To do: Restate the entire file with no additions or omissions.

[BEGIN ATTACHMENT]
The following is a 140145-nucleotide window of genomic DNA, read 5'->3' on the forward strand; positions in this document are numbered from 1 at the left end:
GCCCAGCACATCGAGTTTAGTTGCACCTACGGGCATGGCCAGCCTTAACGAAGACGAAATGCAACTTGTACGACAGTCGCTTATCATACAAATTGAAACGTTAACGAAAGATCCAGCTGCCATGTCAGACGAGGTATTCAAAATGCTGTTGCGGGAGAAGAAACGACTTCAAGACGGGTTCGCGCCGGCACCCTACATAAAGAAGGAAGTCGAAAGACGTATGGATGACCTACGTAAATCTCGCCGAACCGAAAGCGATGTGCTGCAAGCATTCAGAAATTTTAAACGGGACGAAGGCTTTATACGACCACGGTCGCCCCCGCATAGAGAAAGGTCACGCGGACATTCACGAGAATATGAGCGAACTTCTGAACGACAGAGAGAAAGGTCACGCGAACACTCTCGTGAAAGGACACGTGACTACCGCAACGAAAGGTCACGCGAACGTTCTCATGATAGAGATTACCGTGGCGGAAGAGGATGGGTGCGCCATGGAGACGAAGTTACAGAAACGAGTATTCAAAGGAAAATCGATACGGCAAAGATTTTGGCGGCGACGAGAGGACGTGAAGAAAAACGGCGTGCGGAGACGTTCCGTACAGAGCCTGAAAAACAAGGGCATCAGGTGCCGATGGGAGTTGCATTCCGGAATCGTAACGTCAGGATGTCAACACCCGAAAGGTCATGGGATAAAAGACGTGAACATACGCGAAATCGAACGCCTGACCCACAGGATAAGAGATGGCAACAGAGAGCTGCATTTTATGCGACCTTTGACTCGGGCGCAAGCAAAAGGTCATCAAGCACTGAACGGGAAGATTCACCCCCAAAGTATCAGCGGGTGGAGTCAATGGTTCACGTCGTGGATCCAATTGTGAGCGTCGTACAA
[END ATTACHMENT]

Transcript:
The following is a 140145-nucleotide window of genomic DNA, read 5'->3' on the forward strand; positions in this document are numbered from 1 at the left end:
GCCCAGCACATCGAGTTTAGTTGCACCTACGGGCATGGCCAGCCTTAACGAAGACGAAATGCAACTTGTACGACAGTCGCTTATCATACAAATTGAAACGTTAACGAAAGATCCAGCTGCCATGTCAGACGAGGTATTCAAAATGCTGTTGCGGGAGAAGAAACGACTTCAAGACGGGTTCGCGCCGGCACCCTACATAAAGAAGGAAGTCGAAAGACGTATGGATGACCTACGTAAATCTCGCCGAACCGAAAGCGATGTGCTGCAAGCATTCAGAAATTTTAAACGGGACGAAGGCTTTATACGACCACGGTCGCCCCCGCATAGAGAAAGGTCACGCGGACATTCACGAGAATATGAGCGAACTTCTGAACGACAGAGAGAAAGGTCACGCGAACACTCTCGTGAAAGGACACGTGACTACCGCAACGAAAGGTCACGCGAACGTTCTCATGATAGAGATTACCGTGGCGGAAGAGGATGGGTGCGCCATGGAGACGAAGTTACAGAAACGAGTATTCAAAGGAAAATCGATACGGCAAAGATTTTGGCGGCGACGAGAGGACGTGAAGAAAAACGGCGTGCGGAGACGTTCCGTACAGAGCCTGAAAAACAAGGGCATCAGGTGCCGATGGGAGTTGCATTCCGGAATCGTAACGTCAGGATGTCAACACCCGAAAGGTCATGGGATAAAAGACGTGAACATACGCGAAATCGAACGCCTGACCCACAGGATAAGAGATGGCAACAGAGAGCTGCATTTTATGCGACCTTTGACTCGGGCGCAAGCAAAAGGTCATCAAGCACTGAACGGGAAGATTCACCCCCAAAGTATCAGCGGGTGGAGTCAATGGTTCACGTCGTGGATCCAATTGTGAGCGTCGTACAA